Protestants: Did Sola Scriptura exist at the time of the Apostles?


Did Sola Scriptura exist at the time of the Apostles, and if not why should we accept it today?

Convince me Sola Scriptura existed in the early Church and I will become a Protestant. That is the challenge… :smiley:


Ah ha I spotted this thread. Time to quote James White again:

“…the doctrine [of sola scriptura] speaks of a rule of faith that exists. What do I mean by this? …You will never find anyone saying, ‘During times of enscripturation – that is, when new revelation was being given – sola scriptura was operational.’ Protestants do not assert that sola scriptura is a valid concept during times of revelation. How could it be, since the rule of faith to which it points was at that very time coming into being? One must have an existing rule of faith to say it is ‘sufficient.’ It is a canard to point to times of revelation and say, ‘See, sola scriptura doesn’t work there!’ Of course it doesn’t. Who said it did?” (Review/Rebuttal of Steve Ray on the Bereans)

So the answer is No. Sola Scriptura did not exist at the time of the apostles, and was not a “valid concept.” But White counters with: Did “X” (fill in the blank) Catholic doctrine (his favorite is the Assumption of Mary) exist at the time of the apostles, and trace it on back. Too bad he’s not consistent in accepting a doctrine that is clearly traced all the way back, and through Scripture (baptismal regeneration).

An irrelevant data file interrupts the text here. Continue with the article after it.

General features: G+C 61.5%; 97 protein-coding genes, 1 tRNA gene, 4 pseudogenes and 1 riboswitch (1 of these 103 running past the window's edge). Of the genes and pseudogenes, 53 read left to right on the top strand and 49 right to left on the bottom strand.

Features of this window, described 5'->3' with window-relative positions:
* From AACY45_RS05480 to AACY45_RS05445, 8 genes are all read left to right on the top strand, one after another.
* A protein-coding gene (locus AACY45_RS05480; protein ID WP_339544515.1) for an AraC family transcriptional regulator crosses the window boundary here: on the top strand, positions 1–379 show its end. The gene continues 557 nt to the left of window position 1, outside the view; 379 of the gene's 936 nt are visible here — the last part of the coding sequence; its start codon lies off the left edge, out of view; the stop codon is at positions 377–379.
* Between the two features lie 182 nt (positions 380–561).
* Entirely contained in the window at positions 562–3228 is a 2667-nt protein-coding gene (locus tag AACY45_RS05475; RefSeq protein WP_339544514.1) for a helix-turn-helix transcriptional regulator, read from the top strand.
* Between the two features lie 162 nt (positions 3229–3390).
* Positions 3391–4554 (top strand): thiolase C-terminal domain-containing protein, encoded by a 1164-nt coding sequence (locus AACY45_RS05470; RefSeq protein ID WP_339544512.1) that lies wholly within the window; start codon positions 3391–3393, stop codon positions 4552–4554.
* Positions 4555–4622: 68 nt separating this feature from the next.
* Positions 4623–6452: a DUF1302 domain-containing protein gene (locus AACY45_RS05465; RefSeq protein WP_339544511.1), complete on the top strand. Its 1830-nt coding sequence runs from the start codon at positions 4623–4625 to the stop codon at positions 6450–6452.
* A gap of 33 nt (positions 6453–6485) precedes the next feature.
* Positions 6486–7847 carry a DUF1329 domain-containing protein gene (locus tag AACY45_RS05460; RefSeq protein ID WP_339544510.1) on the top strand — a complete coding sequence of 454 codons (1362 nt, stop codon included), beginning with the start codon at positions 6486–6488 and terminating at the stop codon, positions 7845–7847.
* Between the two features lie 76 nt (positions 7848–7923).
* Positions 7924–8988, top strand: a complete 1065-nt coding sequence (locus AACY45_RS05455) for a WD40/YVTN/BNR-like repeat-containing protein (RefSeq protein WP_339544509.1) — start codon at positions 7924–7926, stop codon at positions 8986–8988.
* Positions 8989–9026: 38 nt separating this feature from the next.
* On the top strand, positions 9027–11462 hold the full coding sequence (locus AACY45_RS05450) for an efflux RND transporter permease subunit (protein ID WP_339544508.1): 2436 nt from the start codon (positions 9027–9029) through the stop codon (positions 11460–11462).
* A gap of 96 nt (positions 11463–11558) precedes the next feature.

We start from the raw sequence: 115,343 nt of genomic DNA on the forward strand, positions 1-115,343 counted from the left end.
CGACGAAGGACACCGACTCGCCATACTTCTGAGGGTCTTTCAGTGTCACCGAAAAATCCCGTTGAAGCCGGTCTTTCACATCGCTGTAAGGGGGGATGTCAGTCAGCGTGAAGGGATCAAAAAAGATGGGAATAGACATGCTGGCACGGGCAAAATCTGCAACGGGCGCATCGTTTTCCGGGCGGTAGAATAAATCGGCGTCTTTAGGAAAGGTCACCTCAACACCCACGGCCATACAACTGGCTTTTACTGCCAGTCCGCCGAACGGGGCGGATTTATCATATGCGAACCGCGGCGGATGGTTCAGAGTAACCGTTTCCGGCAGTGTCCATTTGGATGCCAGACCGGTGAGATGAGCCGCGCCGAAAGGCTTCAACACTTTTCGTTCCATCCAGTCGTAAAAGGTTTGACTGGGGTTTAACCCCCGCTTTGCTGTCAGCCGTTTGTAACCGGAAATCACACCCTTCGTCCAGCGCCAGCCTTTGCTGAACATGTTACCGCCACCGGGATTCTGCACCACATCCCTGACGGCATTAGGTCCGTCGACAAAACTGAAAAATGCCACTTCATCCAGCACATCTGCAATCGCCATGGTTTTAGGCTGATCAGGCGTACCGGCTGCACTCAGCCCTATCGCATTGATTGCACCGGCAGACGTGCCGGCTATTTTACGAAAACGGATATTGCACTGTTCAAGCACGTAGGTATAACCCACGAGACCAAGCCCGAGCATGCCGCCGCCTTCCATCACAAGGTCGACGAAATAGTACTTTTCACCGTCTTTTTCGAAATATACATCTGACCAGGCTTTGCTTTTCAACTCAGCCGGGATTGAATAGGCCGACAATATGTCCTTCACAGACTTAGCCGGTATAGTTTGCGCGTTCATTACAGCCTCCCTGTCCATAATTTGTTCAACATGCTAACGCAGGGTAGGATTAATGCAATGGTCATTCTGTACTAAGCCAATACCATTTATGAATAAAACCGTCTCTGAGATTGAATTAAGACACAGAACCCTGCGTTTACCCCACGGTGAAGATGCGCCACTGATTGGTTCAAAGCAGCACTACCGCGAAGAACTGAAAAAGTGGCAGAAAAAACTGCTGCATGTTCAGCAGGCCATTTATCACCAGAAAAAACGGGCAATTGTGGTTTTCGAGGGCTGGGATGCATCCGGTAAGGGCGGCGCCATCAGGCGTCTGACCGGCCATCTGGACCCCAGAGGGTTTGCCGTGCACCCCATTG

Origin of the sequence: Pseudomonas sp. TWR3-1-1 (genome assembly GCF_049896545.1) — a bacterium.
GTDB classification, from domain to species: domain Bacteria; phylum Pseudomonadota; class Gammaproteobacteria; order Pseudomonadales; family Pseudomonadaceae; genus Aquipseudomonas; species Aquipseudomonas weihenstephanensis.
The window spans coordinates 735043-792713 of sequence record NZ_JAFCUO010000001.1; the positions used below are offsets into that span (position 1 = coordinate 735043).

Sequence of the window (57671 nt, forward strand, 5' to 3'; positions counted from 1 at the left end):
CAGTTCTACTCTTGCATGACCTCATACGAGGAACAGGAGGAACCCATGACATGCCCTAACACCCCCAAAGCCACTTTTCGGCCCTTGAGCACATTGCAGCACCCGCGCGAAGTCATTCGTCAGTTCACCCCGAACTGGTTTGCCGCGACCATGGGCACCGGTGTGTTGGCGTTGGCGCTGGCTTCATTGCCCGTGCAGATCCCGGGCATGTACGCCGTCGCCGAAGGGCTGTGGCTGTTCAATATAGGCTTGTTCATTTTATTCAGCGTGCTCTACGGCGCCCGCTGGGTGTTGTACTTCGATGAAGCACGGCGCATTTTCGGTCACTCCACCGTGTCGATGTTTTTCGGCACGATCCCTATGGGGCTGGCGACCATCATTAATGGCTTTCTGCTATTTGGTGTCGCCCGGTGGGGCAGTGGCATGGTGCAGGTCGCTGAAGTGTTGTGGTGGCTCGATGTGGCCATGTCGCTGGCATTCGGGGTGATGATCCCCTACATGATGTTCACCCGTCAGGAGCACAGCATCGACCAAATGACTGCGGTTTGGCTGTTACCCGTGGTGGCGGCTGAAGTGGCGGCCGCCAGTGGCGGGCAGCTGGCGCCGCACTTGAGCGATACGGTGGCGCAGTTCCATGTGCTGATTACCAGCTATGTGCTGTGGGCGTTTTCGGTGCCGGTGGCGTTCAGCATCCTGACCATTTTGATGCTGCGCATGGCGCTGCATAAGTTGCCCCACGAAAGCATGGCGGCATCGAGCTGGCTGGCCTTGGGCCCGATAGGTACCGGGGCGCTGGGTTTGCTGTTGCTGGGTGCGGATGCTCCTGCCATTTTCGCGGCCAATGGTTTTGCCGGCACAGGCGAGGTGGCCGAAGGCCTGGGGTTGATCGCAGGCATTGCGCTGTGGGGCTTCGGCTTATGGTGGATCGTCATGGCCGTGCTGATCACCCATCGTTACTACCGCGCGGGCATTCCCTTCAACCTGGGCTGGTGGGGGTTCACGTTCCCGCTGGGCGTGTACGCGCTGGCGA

But please continue with the challange. I’m especially interested when this “sola scriptura” thing became a “valid concept” if it wasn’t valid at the time of the apostles. :cool:

Phil P


Yes, the Apostles were “sola scripturists”. The New Testament didn’t exist, but the Tanakh/Septuagint certainly did. That was the scripture of “sola scriptura”.:slight_smile:

Your turn.


Semper Fi: Before Pentecost they were, using the Jewish scriptures, but after that they were not and relied on the word of mouth teaching of Jesus Himself. The Apostles weren’t even concerned about writing scripture because they all thought Jesus would return in their lifetimes. So they weren’t even expecting a New Testament. As you all know 1/2 of the Gospels were written by followers of Apostles, from the memories of the Apostles orally handed down to them. However that does not include my S. Baptist mother-in-law who told me Jesus Himself wrote the red words!

Semper Fi to you too!
Used to be-S/Sgt
4th Mar Div


Even in light of how important the doctrine of the assumption of Mary is to Catholicism, it is not a foundational doctrine to Catholicism. Sola Scriptura is a foundational doctrine of Protestantism, so the stakes are much higher for Sola Scripture existing at the time of the Apostles than the Catholic doctrines White likes to attack.


[Doing a DeNiro impersonation:] You talkin’ to me?:cool: